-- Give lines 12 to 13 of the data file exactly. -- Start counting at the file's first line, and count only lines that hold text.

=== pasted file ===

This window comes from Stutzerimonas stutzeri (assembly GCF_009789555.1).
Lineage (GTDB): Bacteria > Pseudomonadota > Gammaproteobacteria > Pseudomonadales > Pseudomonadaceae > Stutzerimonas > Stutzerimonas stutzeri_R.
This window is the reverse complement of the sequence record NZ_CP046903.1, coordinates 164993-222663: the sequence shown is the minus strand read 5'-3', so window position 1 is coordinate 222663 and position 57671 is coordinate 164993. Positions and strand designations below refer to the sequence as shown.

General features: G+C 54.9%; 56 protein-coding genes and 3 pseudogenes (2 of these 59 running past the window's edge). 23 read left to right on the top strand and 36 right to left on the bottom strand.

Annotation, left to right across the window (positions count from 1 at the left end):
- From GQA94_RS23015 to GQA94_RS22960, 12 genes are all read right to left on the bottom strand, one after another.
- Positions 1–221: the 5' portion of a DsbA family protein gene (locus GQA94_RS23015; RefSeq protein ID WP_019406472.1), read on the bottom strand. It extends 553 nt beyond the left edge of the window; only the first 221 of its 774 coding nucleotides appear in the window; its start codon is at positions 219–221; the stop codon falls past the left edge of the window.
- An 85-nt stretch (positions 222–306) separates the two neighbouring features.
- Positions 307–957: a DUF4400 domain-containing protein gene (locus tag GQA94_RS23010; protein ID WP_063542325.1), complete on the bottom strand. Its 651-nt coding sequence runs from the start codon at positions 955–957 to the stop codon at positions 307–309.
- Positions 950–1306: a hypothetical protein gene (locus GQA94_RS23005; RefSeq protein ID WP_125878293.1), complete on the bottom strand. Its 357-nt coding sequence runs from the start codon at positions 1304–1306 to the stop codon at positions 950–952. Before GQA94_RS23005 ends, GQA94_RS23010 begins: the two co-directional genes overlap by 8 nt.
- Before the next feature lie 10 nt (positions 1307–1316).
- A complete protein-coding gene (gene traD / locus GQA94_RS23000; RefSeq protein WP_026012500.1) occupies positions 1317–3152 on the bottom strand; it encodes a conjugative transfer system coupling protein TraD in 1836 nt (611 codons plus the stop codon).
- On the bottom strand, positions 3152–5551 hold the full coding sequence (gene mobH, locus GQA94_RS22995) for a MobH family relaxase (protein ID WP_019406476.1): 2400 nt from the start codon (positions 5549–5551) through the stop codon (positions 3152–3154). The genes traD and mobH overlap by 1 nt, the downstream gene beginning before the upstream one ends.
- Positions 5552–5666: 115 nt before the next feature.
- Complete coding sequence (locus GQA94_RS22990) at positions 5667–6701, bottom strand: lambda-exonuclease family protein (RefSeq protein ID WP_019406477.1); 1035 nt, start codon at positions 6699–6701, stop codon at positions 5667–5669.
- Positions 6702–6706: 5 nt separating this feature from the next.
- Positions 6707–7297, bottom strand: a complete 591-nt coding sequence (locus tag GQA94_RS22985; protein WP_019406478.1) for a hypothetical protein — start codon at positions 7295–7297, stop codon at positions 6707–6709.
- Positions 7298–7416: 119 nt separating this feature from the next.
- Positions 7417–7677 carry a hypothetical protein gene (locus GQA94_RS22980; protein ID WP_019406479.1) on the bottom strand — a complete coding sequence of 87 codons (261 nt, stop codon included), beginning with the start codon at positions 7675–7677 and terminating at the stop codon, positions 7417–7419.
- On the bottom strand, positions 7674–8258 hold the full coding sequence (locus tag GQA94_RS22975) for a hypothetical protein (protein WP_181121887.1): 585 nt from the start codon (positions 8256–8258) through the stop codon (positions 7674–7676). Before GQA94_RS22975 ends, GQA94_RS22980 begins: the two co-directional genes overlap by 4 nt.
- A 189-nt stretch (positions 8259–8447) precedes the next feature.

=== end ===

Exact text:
- A complete protein-coding gene (gene traD / locus GQA94_RS23000; RefSeq protein WP_026012500.1) occupies positions 1317–3152 on the bottom strand; it encodes a conjugative transfer system coupling protein TraD in 1836 nt (611 codons plus the stop codon).
- On the bottom strand, positions 3152–5551 hold the full coding sequence (gene mobH, locus GQA94_RS22995) for a MobH family relaxase (protein ID WP_019406476.1): 2400 nt from the start codon (positions 5549–5551) through the stop codon (positions 3152–3154). The genes traD and mobH overlap by 1 nt, the downstream gene beginning before the upstream one ends.